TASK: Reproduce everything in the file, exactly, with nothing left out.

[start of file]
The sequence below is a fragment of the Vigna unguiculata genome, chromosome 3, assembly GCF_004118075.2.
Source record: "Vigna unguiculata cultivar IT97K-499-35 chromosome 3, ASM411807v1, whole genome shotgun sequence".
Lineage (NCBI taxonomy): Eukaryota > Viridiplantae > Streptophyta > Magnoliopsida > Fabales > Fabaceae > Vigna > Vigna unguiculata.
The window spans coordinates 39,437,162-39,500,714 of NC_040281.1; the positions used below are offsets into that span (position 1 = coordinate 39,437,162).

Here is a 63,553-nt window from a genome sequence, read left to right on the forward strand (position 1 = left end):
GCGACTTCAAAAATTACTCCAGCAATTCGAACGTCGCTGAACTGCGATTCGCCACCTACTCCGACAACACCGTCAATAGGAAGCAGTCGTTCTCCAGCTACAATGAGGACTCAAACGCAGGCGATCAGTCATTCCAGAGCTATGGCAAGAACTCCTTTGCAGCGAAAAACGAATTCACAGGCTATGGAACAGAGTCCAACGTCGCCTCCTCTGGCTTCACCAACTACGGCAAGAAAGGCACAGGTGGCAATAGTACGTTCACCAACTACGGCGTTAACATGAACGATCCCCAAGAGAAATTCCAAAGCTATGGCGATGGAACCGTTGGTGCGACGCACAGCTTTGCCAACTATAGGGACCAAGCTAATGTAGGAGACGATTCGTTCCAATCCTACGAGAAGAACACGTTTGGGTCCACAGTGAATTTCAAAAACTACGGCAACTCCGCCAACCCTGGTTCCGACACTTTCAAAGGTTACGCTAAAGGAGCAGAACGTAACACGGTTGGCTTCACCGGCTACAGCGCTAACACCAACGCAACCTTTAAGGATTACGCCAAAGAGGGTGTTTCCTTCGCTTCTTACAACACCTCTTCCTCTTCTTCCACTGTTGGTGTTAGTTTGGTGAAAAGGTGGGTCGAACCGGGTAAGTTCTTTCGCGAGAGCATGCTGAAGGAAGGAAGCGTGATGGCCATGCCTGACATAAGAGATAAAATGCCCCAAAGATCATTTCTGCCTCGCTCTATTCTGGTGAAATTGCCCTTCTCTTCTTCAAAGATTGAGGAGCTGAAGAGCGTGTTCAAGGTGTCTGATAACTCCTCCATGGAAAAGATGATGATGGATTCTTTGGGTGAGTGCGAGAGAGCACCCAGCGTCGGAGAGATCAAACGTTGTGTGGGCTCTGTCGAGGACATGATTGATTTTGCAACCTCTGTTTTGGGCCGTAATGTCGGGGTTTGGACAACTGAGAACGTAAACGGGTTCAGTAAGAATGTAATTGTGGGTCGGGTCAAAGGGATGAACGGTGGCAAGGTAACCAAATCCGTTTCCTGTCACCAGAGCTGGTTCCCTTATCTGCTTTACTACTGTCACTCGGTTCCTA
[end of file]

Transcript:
The sequence below is a fragment of the Vigna unguiculata genome, chromosome 3, assembly GCF_004118075.2.
Source record: "Vigna unguiculata cultivar IT97K-499-35 chromosome 3, ASM411807v1, whole genome shotgun sequence".
Lineage (NCBI taxonomy): Eukaryota > Viridiplantae > Streptophyta > Magnoliopsida > Fabales > Fabaceae > Vigna > Vigna unguiculata.
The window spans coordinates 39,437,162-39,500,714 of NC_040281.1; the positions used below are offsets into that span (position 1 = coordinate 39,437,162).

Here is a 63,553-nt window from a genome sequence, read left to right on the forward strand (position 1 = left end):
GCGACTTCAAAAATTACTCCAGCAATTCGAACGTCGCTGAACTGCGATTCGCCACCTACTCCGACAACACCGTCAATAGGAAGCAGTCGTTCTCCAGCTACAATGAGGACTCAAACGCAGGCGATCAGTCATTCCAGAGCTATGGCAAGAACTCCTTTGCAGCGAAAAACGAATTCACAGGCTATGGAACAGAGTCCAACGTCGCCTCCTCTGGCTTCACCAACTACGGCAAGAAAGGCACAGGTGGCAATAGTACGTTCACCAACTACGGCGTTAACATGAACGATCCCCAAGAGAAATTCCAAAGCTATGGCGATGGAACCGTTGGTGCGACGCACAGCTTTGCCAACTATAGGGACCAAGCTAATGTAGGAGACGATTCGTTCCAATCCTACGAGAAGAACACGTTTGGGTCCACAGTGAATTTCAAAAACTACGGCAACTCCGCCAACCCTGGTTCCGACACTTTCAAAGGTTACGCTAAAGGAGCAGAACGTAACACGGTTGGCTTCACCGGCTACAGCGCTAACACCAACGCAACCTTTAAGGATTACGCCAAAGAGGGTGTTTCCTTCGCTTCTTACAACACCTCTTCCTCTTCTTCCACTGTTGGTGTTAGTTTGGTGAAAAGGTGGGTCGAACCGGGTAAGTTCTTTCGCGAGAGCATGCTGAAGGAAGGAAGCGTGATGGCCATGCCTGACATAAGAGATAAAATGCCCCAAAGATCATTTCTGCCTCGCTCTATTCTGGTGAAATTGCCCTTCTCTTCTTCAAAGATTGAGGAGCTGAAGAGCGTGTTCAAGGTGTCTGATAACTCCTCCATGGAAAAGATGATGATGGATTCTTTGGGTGAGTGCGAGAGAGCACCCAGCGTCGGAGAGATCAAACGTTGTGTGGGCTCTGTCGAGGACATGATTGATTTTGCAACCTCTGTTTTGGGCCGTAATGTCGGGGTTTGGACAACTGAGAACGTAAACGGGTTCAGTAAGAATGTAATTGTGGGTCGGGTCAAAGGGATGAACGGTGGCAAGGTAACCAAATCCGTTTCCTGTCACCAGAGCTGGTTCCCTTATCTGCTTTACTACTGTCACTCGGTTCCTA